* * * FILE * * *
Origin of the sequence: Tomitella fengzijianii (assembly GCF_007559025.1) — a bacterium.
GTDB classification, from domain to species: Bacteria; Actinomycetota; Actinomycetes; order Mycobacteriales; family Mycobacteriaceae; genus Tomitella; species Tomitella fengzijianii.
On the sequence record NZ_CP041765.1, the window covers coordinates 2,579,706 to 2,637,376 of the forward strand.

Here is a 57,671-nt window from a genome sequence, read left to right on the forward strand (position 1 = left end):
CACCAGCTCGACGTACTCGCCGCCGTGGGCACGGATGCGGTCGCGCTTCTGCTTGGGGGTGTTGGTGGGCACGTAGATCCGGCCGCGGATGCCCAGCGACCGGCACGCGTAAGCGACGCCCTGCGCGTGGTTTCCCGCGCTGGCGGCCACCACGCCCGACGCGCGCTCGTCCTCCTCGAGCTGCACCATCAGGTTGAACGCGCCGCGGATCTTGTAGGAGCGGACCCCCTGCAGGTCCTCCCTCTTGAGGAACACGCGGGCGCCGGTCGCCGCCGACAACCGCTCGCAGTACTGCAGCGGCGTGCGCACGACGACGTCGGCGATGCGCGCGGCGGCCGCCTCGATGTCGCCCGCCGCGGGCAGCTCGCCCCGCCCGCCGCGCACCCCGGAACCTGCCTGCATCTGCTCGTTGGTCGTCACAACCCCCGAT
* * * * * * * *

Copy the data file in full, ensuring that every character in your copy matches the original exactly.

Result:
Origin of the sequence: Tomitella fengzijianii (assembly GCF_007559025.1) — a bacterium.
GTDB classification, from domain to species: Bacteria; Actinomycetota; Actinomycetes; order Mycobacteriales; family Mycobacteriaceae; genus Tomitella; species Tomitella fengzijianii.
On the sequence record NZ_CP041765.1, the window covers coordinates 2,579,706 to 2,637,376 of the forward strand.

Here is a 57,671-nt window from a genome sequence, read left to right on the forward strand (position 1 = left end):
CACCAGCTCGACGTACTCGCCGCCGTGGGCACGGATGCGGTCGCGCTTCTGCTTGGGGGTGTTGGTGGGCACGTAGATCCGGCCGCGGATGCCCAGCGACCGGCACGCGTAAGCGACGCCCTGCGCGTGGTTTCCCGCGCTGGCGGCCACCACGCCCGACGCGCGCTCGTCCTCCTCGAGCTGCACCATCAGGTTGAACGCGCCGCGGATCTTGTAGGAGCGGACCCCCTGCAGGTCCTCCCTCTTGAGGAACACGCGGGCGCCGGTCGCCGCCGACAACCGCTCGCAGTACTGCAGCGGCGTGCGCACGACGACGTCGGCGATGCGCGCGGCGGCCGCCTCGATGTCGCCCGCCGCGGGCAGCTCGCCCCGCCCGCCGCGCACCCCGGAACCTGCCTGCATCTGCTCGTTGGTCGTCACAACCCCCGAT